Saying goodbye to handwritten letters.

Last night my son, Drew, was finishing up a journal entry for school and wanted us to read it.  My older son grabs it and begins to read out loud in a voice and manner that only a big brother knows how to do. He had us all cracking up and I wondered if my journal entries from school would be as entertaining.  There began my hunt in the basement for the box that Mom and Dad had given me years ago with all my stuff from school. Amazingly I didn’t have to dig to deep for it. There it was my 5th grade journal. Covered in smelly stickers and declarations of my love for the Iowa Hawkeyes.  I was shockingly surprised that a Mead spiral notebook hasn’t changed much in 30 years.

I began to read what I had written and it was like I time warped back to 1985. Everything I wrote about I had forgotten, but still remembered? How cool it was to imagine me sitting at my desk looking at the chalkboard for our daily journal prompts. All the kids in the room quiet and reflecting on a topic and what it meant to them. I was surprised at how adult some of my thoughts were. Who knew adults like to drink “Gin Atomics,” (which was on my list of items for the best Thanksgiving meal ever). It had me thinking about my own kids and how I just couldn’t imagine those thoughts in their little brains. It was definitely eye opening for me to realize they pay attention to way more than I thought they did. Albeit, there were a lot of childish thoughts too…more age appropriate and naive.  I can only imagine what a treat all those journals were to read for our teacher.

The kids of course wanted to see my handwriting and how horrible it was. So I handed it over to them and much to their dismay not only was the handwriting great but it was in cursive. They couldn’t read it very well! What a shame they don’t learn the beauty of writing in cursive. It is an art, and I guess as the handwritten word slowly disappears so does the need to learn it. I still deep down wish it wasn’t this way. There is something so special about reading a handwritten letter that they will never know. I am so happy the schools have not taught typing early so I can treasure their handwritten stories. Imagine if the Declaration of Independence was on a typed piece of paper; wouldn’t it seem cold and unfeeling? Handwriting has a way of connecting you to the person who wrote it. It truly is something to be treasured.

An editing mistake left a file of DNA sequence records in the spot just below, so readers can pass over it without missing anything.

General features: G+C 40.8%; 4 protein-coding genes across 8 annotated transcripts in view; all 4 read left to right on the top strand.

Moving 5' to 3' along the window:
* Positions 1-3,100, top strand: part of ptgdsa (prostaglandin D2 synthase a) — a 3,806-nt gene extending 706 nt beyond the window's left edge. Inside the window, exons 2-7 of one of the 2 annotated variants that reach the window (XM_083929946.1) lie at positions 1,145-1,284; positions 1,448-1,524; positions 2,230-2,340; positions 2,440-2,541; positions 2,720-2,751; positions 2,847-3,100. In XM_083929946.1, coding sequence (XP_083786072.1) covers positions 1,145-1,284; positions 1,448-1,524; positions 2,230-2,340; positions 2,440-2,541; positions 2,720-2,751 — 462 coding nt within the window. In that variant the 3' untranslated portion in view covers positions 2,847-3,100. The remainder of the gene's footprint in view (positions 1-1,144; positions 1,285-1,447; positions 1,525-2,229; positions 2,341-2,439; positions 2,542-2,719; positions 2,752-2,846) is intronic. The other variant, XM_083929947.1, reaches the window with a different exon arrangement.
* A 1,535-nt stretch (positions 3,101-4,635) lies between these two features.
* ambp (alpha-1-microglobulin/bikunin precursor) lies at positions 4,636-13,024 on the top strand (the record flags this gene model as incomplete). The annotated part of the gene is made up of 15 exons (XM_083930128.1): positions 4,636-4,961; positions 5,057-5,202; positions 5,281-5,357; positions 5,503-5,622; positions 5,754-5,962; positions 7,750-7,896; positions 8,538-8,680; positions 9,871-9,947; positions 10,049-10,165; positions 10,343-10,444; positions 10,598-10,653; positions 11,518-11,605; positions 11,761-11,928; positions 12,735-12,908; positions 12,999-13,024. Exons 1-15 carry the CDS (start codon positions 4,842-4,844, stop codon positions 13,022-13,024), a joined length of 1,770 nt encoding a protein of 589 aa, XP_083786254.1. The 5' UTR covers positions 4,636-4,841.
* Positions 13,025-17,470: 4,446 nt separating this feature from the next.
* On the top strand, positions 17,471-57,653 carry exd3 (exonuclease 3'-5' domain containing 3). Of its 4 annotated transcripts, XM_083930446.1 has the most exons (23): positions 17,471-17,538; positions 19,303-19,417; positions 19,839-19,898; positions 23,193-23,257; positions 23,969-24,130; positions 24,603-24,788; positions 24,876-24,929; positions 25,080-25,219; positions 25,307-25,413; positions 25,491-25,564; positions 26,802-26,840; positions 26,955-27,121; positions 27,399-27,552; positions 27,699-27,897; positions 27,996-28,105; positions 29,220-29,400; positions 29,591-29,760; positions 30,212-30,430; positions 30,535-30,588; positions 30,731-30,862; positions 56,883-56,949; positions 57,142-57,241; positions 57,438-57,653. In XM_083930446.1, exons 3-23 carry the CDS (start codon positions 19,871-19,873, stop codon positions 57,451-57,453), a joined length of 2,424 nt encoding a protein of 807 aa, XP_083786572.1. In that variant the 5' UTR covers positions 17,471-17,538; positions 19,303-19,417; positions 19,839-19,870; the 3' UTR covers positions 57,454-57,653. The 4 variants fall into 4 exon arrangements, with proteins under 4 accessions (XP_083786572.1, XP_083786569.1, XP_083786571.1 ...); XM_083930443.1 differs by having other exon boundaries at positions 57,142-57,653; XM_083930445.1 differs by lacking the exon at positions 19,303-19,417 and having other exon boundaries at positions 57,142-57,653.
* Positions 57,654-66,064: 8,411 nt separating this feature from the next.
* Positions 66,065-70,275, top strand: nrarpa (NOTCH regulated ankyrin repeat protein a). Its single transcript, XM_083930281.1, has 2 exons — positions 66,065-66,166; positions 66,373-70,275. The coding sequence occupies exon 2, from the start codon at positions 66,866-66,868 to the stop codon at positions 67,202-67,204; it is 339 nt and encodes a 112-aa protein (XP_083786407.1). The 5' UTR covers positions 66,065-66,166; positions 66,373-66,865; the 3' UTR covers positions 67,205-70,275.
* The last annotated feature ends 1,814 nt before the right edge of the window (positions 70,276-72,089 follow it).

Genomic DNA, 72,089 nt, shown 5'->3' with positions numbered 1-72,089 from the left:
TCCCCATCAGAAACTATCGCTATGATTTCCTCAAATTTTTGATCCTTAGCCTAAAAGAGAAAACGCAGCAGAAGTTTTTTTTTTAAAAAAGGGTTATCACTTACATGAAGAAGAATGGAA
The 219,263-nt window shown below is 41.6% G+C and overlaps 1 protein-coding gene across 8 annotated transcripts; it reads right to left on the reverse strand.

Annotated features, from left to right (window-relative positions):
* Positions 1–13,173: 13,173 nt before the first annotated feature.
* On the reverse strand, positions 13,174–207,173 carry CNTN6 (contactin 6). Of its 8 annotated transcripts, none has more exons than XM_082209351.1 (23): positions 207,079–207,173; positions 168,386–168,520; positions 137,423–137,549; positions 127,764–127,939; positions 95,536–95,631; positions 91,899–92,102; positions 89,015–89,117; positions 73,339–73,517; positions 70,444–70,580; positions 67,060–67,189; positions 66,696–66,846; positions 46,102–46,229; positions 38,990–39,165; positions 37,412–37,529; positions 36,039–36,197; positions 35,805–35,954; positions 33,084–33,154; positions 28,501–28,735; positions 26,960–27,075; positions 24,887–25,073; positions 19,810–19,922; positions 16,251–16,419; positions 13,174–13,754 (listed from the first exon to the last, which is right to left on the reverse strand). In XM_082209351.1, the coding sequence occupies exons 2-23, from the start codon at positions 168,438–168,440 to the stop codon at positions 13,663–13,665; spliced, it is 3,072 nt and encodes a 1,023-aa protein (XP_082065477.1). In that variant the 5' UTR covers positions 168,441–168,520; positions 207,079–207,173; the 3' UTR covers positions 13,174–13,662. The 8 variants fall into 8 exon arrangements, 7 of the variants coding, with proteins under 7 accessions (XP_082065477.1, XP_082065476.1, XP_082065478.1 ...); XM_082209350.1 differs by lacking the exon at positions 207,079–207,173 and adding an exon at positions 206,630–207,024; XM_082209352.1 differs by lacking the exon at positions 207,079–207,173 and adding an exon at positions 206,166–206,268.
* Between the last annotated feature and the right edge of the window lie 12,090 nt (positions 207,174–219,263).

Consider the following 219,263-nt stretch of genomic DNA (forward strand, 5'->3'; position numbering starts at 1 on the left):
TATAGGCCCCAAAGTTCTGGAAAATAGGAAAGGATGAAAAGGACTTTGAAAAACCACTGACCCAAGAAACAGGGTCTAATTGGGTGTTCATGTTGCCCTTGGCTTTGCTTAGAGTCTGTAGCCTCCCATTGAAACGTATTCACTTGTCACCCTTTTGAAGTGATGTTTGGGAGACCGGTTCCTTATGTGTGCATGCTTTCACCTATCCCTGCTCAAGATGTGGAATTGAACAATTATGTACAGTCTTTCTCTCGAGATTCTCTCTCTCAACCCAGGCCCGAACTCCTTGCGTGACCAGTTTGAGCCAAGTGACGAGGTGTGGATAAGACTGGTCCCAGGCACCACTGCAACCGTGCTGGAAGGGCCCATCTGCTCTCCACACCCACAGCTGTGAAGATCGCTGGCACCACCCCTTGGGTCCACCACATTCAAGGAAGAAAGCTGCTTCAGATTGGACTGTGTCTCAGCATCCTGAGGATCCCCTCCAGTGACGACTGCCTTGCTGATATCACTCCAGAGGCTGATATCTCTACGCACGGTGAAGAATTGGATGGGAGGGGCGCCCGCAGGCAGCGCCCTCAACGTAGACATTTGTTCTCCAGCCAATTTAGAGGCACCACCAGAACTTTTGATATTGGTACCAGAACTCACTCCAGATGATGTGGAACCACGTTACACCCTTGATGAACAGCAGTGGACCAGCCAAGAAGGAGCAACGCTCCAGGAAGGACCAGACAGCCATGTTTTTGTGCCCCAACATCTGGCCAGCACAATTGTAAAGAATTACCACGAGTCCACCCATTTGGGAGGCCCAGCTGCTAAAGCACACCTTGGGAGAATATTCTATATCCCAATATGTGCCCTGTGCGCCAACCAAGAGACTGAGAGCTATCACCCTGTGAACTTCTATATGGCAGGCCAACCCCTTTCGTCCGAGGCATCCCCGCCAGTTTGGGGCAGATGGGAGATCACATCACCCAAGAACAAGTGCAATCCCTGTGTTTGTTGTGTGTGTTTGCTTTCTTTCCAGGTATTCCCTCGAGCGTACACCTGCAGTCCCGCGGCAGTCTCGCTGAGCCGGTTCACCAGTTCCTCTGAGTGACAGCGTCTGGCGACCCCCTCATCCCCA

I have saved several things people have written to me over the years. I enjoy reading them again and again. I still have the letter my father wrote to me when I was homesick at college, the “poems” my friend Mendy sent me which always made me smile, birthday cards galore, the sweet letters my husband wrote me while we were dating. The list goes on and on. Maybe I am a pack rat but I am so happy that I saved these things. I wish my kids knew what it was like to see a letter to them in the mailbox. It is definitely a different feeling than getting a text or email. I think my generation may be one of the last to know. Thinking back I wish I would have done something cool like written my kids letters every year on their birthday and mailed it to them. Well, I guess I will save that one for my grandkids if we still have mail service. It sure has me wondering what our methods of communication will be by then, hard to imagine.

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